More enterprises are embracing Macs, but is OS X actually challenging Windows?
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According to conventional wisdom, Macs are popular among artists, designers, schools, and well-heeled consumers, but Windows devices dominate the enterprise PC scene. That could be changing. According to a new report commissioned by VMware, Microsoft is losing its grip as user preference swings toward Apple computers.
Provocatively titled "The Apple Enterprise Invasion," the report is based on a survey of 376 IT professionals, and claims 71% of organizations support Macs. Seventy-three percent of respondents cited user preference as a reason to let employees use Apple machines.
Preference was far and away the top rationale for supporting Macs. The need for OS X-specific applications, indicated by 40% of the respondents who support Macs, was the second most-widely cited reason. The report suggests BYOD programs have helped Macs gain a foothold, noting that 27% of respondents said their company explicitly supports BYOD, and that another 49% support BYOD unofficially.
The report also dissected why users want to use Macs. Over 70% of respondents said employees perceive Macs as easier to use than Windows PCs. A little over half said workers think Apple computers are simply "cooler."
Macs don't appear to be making life simpler for IT staff, however. Only 25% of respondents said Macs are easier to support, while nearly 40% said Apple machines are more difficult. Eighty-three percent of those polled said at least some of their enterprise applications will run on Macs, but only 8% said that all of their essential apps are Mac-friendly.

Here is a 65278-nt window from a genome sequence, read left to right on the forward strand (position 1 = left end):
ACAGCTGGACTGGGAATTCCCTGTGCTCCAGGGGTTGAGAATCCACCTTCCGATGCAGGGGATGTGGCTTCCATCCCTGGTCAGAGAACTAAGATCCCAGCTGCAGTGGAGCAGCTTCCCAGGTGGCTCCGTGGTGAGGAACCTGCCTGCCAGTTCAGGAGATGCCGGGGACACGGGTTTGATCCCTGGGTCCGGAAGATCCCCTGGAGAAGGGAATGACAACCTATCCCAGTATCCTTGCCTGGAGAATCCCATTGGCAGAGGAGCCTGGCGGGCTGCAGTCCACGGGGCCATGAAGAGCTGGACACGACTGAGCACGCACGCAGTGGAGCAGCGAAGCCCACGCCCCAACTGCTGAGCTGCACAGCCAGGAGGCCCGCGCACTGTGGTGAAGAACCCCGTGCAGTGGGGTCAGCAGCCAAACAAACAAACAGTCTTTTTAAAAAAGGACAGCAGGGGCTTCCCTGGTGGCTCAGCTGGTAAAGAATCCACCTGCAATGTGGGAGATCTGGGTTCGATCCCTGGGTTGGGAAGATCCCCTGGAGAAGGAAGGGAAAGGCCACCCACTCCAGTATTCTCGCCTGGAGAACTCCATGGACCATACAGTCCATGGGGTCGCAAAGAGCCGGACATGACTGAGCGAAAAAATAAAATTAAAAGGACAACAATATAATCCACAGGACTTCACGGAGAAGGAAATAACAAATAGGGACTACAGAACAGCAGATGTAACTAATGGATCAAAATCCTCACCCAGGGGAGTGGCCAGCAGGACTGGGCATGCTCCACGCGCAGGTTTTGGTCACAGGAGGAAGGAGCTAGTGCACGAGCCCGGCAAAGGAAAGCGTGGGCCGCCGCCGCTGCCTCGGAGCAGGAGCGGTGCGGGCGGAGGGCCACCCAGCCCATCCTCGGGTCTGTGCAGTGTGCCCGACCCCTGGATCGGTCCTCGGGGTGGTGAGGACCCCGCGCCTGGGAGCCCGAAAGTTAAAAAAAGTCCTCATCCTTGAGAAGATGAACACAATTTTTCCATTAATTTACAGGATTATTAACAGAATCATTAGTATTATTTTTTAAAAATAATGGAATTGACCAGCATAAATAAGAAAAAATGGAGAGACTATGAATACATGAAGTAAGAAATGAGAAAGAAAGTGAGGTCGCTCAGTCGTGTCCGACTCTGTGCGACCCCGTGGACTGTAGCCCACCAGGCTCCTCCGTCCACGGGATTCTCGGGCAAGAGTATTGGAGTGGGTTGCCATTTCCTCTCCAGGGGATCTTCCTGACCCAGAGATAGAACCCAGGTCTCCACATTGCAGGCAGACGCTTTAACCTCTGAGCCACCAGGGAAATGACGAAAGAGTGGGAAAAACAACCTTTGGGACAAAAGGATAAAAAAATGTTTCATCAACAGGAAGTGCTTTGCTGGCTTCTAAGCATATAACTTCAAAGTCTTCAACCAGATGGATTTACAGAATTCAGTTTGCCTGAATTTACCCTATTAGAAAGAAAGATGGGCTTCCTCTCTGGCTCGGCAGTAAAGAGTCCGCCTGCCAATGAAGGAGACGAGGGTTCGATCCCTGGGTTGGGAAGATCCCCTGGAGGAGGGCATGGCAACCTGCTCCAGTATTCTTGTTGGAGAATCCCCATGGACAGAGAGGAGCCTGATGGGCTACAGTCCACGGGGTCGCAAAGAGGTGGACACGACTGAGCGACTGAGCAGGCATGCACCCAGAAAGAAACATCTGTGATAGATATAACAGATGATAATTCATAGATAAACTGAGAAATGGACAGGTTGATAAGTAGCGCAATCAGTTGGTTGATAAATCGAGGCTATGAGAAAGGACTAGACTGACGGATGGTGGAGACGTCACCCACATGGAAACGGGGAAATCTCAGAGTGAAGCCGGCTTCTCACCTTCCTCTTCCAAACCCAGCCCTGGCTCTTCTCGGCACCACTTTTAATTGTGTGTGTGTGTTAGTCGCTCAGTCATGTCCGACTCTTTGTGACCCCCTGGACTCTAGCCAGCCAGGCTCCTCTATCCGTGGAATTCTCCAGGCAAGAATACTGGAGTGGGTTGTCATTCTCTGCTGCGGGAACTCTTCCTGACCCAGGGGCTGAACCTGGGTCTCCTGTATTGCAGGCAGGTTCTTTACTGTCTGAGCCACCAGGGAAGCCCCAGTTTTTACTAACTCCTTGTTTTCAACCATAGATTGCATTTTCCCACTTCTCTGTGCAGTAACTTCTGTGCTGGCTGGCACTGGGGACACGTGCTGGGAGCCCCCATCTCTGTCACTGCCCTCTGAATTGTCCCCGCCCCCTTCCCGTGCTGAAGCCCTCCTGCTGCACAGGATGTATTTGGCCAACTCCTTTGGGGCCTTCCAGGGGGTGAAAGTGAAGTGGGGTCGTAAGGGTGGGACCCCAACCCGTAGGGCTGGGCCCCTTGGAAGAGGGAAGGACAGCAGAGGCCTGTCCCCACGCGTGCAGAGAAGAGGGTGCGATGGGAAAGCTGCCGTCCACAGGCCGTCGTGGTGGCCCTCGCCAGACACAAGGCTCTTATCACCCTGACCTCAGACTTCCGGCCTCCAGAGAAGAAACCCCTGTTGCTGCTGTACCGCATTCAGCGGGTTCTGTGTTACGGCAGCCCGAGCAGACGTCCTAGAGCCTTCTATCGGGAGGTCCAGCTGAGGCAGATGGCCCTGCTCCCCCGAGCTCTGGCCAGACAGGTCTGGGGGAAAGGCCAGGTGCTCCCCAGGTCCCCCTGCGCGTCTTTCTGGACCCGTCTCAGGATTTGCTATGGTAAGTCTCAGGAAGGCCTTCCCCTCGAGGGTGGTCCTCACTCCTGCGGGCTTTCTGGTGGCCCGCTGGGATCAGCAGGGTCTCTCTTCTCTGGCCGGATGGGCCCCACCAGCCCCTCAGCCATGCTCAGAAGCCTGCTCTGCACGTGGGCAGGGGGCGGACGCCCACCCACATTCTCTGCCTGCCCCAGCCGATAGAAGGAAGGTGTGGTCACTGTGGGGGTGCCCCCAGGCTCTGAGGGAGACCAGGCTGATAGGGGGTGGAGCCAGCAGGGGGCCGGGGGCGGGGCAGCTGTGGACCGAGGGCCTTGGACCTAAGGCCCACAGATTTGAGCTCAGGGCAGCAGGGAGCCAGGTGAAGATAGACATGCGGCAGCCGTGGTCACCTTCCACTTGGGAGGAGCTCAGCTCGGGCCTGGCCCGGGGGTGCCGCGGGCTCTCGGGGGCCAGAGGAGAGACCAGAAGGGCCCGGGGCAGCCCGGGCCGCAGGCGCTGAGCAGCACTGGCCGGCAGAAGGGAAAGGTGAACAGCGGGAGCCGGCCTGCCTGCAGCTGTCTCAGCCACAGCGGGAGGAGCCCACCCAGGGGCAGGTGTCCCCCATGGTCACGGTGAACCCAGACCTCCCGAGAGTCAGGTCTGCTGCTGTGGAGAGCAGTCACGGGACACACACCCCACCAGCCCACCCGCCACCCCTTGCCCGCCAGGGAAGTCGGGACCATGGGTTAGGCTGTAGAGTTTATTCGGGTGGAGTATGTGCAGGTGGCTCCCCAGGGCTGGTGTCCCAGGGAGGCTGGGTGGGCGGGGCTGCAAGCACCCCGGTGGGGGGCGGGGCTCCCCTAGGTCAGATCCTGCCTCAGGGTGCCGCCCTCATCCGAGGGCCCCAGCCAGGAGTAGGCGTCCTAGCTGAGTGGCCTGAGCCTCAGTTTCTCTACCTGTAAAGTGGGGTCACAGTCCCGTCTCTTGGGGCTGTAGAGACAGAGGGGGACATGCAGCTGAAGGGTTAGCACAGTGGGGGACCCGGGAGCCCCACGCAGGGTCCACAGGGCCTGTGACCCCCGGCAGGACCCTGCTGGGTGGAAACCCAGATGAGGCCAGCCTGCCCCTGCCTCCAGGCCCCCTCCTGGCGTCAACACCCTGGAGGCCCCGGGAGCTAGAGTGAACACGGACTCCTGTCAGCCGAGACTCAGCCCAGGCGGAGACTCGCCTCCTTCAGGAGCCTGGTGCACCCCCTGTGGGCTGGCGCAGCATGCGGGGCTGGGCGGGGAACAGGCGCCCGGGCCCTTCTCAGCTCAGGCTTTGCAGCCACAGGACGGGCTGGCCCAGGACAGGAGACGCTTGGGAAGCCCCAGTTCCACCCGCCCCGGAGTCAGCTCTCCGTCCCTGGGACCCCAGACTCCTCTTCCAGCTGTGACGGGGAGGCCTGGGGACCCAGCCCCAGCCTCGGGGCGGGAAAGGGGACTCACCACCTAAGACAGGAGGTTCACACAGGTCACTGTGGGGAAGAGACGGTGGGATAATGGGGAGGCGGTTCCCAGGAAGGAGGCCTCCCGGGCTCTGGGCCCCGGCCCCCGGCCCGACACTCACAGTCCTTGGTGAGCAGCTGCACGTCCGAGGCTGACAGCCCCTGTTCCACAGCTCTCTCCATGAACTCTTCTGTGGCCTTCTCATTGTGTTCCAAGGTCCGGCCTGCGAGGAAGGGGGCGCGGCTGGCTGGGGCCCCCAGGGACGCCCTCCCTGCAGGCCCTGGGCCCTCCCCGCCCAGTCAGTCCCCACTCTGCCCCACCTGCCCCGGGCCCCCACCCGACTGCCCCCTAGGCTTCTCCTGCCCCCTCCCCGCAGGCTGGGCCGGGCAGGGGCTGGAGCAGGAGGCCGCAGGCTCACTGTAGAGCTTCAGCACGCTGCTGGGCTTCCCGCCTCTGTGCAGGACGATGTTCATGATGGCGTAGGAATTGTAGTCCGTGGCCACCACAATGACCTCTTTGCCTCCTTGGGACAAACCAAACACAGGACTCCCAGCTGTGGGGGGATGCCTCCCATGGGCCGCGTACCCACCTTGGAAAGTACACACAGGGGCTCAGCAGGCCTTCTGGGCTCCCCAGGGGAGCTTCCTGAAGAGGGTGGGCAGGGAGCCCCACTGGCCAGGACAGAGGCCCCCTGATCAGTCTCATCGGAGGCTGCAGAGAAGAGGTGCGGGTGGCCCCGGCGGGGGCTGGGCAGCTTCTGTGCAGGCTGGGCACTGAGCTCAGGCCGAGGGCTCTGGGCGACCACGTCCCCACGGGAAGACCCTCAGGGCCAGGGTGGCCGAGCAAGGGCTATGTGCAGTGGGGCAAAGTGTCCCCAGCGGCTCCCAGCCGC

Alhough Apple's making progress, there's reason to doubt Macs will supplant Windows PCs in the workplace. If Apple were encroaching on Microsoft's PC territory, Macs should have gained more ground in the lead-up to Windows XP's April end-of-life deadline. But based on statistics released by Web-tracking firm Net Applications, Windows 7 has been the primary beneficiary of XP's retirement. Windows still holds over 90% of the market, while OS X has actually lost share so far this year.
Web-use statistics take into account all machines, old and new, that access tracking networks on the public Internet, so they say more about long-term trends than about current trends. In April, Apple reported second-quarter earnings that included 4.14 million Mac sales, a slight increase year-over-year. During the same period, the overall PC industry was shrinking -- a point Apple execs highlighted. Perhaps the Net Applications data masked Apple's recent success?
Not exactly, according to figures from research firm Gartner. During Apple's second quarter, Gartner said most of the PC industry's losses stemmed from Acer's crashing business, as well as struggles among smaller, less-known OEMs. Gartner said Lenovo, Dell, HP, and Asus all shipped more units than they had during the year-ago period. If Apple defied the PC slump, several Windows OEMs defied it even more, at least in XP's final months.
One can also quibble with the survey, which was conducted by Dimensional Research. For one thing, the sample size of 376 participants is relatively small. Moreover, around 80% of respondents work in Apple's No. 1
Michael Endler joined InformationWeek as an associate editor in 2012. He previously worked in talent representation in the entertainment industry, as a freelance copywriter and photojournalist, and as a teacher. Michael earned a BA in English from Stanford University in 2005 ... View Full Bio